# Thread: limit of the sequence

1. ## limit of the sequence

Let C(R) be the space of continuous functions of one real variable
and let
A:C(R)→C(R)
be the operator which maps the function f into the function A(f) defined by
the formula(Af)(x)=1+∫₀^{x}f(t)dt
. Find the limit of the sequence of
functions f,A(f),A²(f),A³(f),... when f (x)=1.for all x∈R

2. Originally Posted by makenqau
Let C(R) be the space of continuous functions of one real variable
and let
A:C(R)→C(R)
be the operator which maps the function f into the function A(f) defined by
the formula(Af)(x)=1+∫₀^{x}f(t)dt
. Find the limit of the sequence of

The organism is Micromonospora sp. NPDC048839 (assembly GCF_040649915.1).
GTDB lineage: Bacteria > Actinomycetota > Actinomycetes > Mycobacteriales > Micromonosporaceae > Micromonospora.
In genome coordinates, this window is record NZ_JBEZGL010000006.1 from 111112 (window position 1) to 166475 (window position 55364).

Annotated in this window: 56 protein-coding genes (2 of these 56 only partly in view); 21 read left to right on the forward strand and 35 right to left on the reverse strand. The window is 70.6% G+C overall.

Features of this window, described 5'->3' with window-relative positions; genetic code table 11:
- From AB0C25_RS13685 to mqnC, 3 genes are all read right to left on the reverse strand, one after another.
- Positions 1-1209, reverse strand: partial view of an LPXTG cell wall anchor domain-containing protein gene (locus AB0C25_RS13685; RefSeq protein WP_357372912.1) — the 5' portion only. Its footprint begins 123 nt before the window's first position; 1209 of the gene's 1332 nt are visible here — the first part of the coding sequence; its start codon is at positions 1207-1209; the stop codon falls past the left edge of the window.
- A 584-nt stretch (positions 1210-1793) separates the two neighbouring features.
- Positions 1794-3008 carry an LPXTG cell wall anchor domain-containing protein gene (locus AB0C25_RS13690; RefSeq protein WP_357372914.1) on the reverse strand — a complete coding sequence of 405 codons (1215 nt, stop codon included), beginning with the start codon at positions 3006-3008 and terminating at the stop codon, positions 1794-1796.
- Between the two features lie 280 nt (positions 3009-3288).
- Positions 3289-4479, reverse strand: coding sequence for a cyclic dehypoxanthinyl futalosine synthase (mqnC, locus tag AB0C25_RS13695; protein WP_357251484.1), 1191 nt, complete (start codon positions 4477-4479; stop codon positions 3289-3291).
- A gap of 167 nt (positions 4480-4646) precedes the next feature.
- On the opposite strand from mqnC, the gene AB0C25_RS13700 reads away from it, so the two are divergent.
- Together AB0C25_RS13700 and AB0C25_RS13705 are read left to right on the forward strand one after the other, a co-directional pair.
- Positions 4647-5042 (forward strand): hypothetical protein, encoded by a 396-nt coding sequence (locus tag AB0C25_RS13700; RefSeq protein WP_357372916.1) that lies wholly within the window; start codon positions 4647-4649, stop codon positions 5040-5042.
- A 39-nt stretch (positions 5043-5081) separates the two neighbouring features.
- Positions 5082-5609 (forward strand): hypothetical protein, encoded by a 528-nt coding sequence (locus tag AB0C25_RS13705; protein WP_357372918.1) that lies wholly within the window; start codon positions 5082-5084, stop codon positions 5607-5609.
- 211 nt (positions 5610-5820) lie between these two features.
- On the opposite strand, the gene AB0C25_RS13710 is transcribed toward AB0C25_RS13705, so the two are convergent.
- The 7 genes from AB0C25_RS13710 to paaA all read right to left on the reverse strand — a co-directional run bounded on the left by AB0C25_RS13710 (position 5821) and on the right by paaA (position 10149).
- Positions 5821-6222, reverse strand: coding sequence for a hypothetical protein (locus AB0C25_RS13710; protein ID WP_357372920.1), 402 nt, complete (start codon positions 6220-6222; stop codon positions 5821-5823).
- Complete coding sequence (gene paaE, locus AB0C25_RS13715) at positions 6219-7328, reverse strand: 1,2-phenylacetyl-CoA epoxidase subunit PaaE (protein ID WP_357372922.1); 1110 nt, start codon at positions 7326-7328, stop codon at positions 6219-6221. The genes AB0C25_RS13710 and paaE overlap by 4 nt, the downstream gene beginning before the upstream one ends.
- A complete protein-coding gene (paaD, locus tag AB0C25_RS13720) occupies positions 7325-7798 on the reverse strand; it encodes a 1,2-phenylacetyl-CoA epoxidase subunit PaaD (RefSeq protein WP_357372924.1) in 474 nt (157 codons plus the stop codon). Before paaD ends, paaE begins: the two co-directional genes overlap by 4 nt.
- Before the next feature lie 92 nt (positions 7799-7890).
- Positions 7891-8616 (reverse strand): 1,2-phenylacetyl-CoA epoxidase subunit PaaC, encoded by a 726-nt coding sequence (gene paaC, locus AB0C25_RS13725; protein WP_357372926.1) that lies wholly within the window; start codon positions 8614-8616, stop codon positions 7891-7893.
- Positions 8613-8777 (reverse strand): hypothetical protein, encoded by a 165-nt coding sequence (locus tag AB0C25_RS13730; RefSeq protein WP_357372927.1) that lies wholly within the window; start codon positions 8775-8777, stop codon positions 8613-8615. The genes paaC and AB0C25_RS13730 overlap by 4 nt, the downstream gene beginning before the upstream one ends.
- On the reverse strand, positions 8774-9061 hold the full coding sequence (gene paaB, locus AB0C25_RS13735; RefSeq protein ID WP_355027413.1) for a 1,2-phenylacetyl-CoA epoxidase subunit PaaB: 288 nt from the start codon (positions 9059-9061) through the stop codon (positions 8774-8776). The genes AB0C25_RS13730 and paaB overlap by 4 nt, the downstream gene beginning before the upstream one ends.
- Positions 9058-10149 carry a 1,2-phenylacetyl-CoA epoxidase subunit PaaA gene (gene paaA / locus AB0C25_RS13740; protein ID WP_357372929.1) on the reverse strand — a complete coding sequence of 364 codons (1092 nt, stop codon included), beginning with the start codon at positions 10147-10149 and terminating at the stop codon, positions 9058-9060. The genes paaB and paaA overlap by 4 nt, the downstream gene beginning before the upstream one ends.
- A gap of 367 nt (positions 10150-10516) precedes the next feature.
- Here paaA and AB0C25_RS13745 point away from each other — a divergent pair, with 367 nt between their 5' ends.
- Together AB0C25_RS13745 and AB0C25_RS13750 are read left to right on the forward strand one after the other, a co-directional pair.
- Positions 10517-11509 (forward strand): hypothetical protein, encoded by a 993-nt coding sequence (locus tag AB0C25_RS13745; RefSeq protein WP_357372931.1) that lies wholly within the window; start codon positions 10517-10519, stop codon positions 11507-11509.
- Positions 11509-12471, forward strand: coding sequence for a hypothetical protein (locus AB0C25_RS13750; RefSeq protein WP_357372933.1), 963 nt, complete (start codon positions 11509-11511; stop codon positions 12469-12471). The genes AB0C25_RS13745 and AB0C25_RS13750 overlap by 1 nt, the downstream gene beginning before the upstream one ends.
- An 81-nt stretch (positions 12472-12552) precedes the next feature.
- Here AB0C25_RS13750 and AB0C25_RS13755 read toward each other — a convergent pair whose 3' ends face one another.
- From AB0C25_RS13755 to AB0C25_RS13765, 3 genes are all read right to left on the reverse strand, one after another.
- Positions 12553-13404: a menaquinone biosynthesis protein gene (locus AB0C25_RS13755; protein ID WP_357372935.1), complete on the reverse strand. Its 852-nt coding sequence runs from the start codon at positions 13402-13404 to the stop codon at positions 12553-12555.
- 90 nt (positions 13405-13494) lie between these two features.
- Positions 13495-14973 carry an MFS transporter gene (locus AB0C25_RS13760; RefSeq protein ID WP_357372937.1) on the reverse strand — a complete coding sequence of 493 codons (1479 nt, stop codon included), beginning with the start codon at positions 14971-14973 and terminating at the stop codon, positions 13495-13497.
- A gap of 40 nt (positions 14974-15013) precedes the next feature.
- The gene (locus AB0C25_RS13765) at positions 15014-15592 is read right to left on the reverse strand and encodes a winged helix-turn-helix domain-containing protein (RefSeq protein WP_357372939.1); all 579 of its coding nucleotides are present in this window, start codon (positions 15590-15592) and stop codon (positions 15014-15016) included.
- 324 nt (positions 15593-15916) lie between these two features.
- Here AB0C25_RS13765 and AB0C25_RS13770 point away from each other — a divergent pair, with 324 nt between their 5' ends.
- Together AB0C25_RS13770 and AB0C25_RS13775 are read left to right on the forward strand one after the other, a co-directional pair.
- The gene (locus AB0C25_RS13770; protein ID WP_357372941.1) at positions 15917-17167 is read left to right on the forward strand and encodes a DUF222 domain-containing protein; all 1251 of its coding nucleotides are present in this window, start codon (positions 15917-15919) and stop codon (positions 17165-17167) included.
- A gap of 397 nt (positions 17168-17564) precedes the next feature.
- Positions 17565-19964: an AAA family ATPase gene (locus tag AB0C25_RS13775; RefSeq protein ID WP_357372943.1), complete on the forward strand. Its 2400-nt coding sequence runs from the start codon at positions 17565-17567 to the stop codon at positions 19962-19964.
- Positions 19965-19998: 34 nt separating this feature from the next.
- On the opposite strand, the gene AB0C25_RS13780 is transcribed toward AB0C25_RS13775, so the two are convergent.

functions f,A(f),A²(f),A³(f),... when f (x)=1.for all x∈R
So you start with $\displaystyle f_0(x) = 1$ and you construct a sequence of functions by the formula $\displaystyle f_{n+1}(x) = 1+ \int_0^xf_n(t)\,dt$:

$\displaystyle f_1(x) = 1 + \int_0^x1\,dt = 1+x$,

$\displaystyle f_2(x) = 1 + \int_0^x(1+t)\,dt = 1+x + \tfrac12x^2$,

$\displaystyle f_3(x) = 1 + \int_0^x(1+t+\tfrac12x^2)\,dt = 1+x + \tfrac12x^2 + \tfrac16x^3$.

If you can't already guess the formula for $\displaystyle f_n(x)$, calculate $\displaystyle f_4(x)$ (and more if necessary). When you have guessed the formula, see if you can prove it by induction. Then look for the limit as n→∞.